A weakness or imbalance of these structures leads to the stress, strain or sprain of the ligaments, muscles, tendons, joints and facets. In most common LBP, usually, a group of related structures such as the ligaments, muscles and joints are stressed or strained at a time. Thus, people with LBP cannot exactly isolate or pinpoint the structure or structures involved in LBP.
In young individuals, most LBP is perceived to localize to back muscle ache and stiffness. In most instances, the structures have the resiliency to repair, recuperate and recover from the stress, strain or injury. This is a reason why most common LBP spontaneously resolves within one week to several weeks without any medical intervention.
However, when the ligaments, muscles, tendons, joints and facets are inflamed, LBP is experienced as ache and pain, muscle stiffness, spasm, rigidity, weakness of the back causing the loss of mobility of the back. Oral medications usually yield relief and hasten the recovery process.
On the contrary, the degenerative process progresses in older individuals leading to the degeneration and aging of the above soft tissues. Inevitably, arthritis, facet osteoarthritis, weak ligaments, muscles and tendons and vertebral bone and disc occur. These structures are less supported by the weakened ligaments, muscles and tendons in the face of perpetual pressure and forces. These structures are prone or more susceptible to stress, strain and injuries, however minor, and inflammation and pain. Consequently, LBP and related widespread and complex disorders become more prevalent and common. The range of motion and mobility of the spine are decreased. Deformity of the low back such as spinal stenosis (narrowing of the channels for the nerves and spinal cord) and shifting of the spine ensue. In these instances, people are less likely to recover from LBP even with most medical interventions.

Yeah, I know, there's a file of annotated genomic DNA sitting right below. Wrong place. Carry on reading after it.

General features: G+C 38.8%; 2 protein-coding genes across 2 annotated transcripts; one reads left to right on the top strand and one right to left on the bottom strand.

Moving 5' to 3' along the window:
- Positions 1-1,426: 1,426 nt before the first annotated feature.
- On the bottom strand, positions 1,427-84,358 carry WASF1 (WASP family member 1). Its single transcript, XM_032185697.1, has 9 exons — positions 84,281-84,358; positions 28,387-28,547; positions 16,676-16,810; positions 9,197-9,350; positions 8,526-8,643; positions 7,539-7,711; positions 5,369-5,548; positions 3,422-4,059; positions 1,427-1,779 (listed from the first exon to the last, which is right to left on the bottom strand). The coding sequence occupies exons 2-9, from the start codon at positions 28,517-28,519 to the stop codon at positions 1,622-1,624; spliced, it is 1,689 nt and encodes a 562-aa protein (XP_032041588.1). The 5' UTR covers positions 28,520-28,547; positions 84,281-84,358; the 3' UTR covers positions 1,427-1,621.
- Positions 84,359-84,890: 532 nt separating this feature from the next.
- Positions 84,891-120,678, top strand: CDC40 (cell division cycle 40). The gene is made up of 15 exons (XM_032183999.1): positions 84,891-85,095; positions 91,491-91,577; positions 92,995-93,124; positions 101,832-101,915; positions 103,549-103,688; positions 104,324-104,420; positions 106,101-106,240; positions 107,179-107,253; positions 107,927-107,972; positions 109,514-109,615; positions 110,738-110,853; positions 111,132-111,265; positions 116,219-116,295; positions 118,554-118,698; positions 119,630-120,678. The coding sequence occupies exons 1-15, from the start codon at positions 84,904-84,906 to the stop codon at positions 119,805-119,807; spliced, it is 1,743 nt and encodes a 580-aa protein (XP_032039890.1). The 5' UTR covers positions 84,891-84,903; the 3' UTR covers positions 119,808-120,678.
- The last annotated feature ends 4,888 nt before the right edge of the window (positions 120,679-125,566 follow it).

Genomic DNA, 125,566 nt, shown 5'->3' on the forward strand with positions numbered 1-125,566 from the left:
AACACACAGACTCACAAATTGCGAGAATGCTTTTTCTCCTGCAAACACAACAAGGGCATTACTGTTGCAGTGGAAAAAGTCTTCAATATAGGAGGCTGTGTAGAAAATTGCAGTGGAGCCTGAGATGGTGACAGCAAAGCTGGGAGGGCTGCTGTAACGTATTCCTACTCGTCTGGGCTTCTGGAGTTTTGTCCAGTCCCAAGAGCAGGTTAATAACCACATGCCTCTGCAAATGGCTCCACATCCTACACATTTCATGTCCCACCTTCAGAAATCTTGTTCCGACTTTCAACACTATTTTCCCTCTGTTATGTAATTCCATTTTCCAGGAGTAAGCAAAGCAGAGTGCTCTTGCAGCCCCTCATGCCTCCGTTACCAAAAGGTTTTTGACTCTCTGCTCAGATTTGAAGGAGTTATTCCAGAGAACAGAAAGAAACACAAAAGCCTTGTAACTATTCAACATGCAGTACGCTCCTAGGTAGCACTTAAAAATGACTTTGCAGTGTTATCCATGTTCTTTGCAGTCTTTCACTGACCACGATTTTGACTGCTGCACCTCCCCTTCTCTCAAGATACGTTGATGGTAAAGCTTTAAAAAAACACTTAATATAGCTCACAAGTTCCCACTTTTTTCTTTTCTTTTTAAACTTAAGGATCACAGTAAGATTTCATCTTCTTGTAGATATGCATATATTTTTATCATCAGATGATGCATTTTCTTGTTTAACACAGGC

In these individuals, the results are recurrent and disabling back pain involving arthritis, facet osteoarthritis, arthropathy, joint pain, weak and inflamed ligaments, muscles and tendons. The weakened structures further cause a constellation of widespread low back and leg pain, symptoms and disorders, visceral and pelvic organs disturbances and diseases. Myofascial pain syndrome or fibromyalgia afflicts all people and is as common and prevalent as back pain. Detailed information is in Enigma Unraveled.
In the figure, each dot or pox is a trigger point in the myofascial pain syndrome.
For the complete view and the anterior view showing more trigger points relating to the back, please go to Patient Page.
Each sacroiliac joint is a gray dot next to the midline, at the end of the iliac bone crest represents by a curve white line above each buttock.
Essentially, myofascial pain syndrome or fibromyalgia is mediated and propagated by the sensory and autonomic nervous systems. It comprises inflamed and hyperirritable nerve endings, muscles, tendons, bursae and fasciae also commonly known as trigger points or acupuncture points, fibrositis, myofascial pain, tendonitis, bursitis and fasciitis.